Albertans will have to wait longer to slide a shiny new plastic health card into their wallets, after the premier revealed Wednesday night that he will not make good on a campaign promise.
In the 2019 election, Jason Kenney said his United Conservative Government would end the practice of printing paper cards at local registries, which has been in place since the 1960s.
“It’s a flimsy little paper card that’s easily forged. But we’re not gonna get around to that until the next form of government, for a whole lot of technical, IT issues I won’t bore you with,” Kenney said during a Facebook live appearance.
The province earmarked $600,000 in last year’s budget for the upgrade, but Service Alberta Minister Nate Glubish said that’s only a small portion of the total needed to complete the job.
“Alberta Health has been very busy over the past two years, protecting Albertans from a pandemic, and so this important work is taking a little longer than we would have liked,” Glubish told reporters in the legislature Thursday.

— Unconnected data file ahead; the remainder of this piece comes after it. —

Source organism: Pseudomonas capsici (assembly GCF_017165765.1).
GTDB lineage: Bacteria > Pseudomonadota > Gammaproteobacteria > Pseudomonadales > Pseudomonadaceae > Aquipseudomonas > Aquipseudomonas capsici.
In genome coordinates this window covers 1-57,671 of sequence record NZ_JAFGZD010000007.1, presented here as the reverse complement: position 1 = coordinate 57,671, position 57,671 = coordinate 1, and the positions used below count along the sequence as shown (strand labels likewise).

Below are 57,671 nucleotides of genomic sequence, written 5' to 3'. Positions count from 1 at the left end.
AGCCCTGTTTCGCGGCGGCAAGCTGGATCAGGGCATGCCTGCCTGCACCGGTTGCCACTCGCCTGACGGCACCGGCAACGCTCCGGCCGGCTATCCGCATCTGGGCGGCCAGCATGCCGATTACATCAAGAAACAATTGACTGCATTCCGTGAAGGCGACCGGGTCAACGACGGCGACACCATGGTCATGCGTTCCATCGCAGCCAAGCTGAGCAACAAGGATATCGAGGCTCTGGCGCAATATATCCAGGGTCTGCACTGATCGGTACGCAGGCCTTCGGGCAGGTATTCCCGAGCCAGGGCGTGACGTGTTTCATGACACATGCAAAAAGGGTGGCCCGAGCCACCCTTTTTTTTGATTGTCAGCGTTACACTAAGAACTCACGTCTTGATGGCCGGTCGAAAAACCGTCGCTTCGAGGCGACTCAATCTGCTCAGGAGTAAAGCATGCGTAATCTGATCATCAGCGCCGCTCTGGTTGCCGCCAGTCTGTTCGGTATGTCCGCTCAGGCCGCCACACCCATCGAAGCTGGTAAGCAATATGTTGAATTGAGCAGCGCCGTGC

“We remain committed to getting the job done…But it’s understandable that it’s taking a little bit longer than expected to do the technology upgrades and the integration work required to get the motor vehicle systems to talk to Alberta Health systems.”
Alberta’s paper health care ID cards are notoriously prone to ripping and crumpling (CTV News)
The current cards display an individual’s name, birthdate, and personal health number.
They do not include photos, addresses or contact information and do not expire, potentially allowing them to be used by multiple individuals, including those who live outside of Alberta.
Kenney has recently said that his government has now completed 90 per cent of his campaign promises.
The next provincial election is scheduled for May 29, 2023.
Journalists are not permitted to question the premier when he appears on Facebook.
With files CTV News Edmonton’s Carlyle Fiset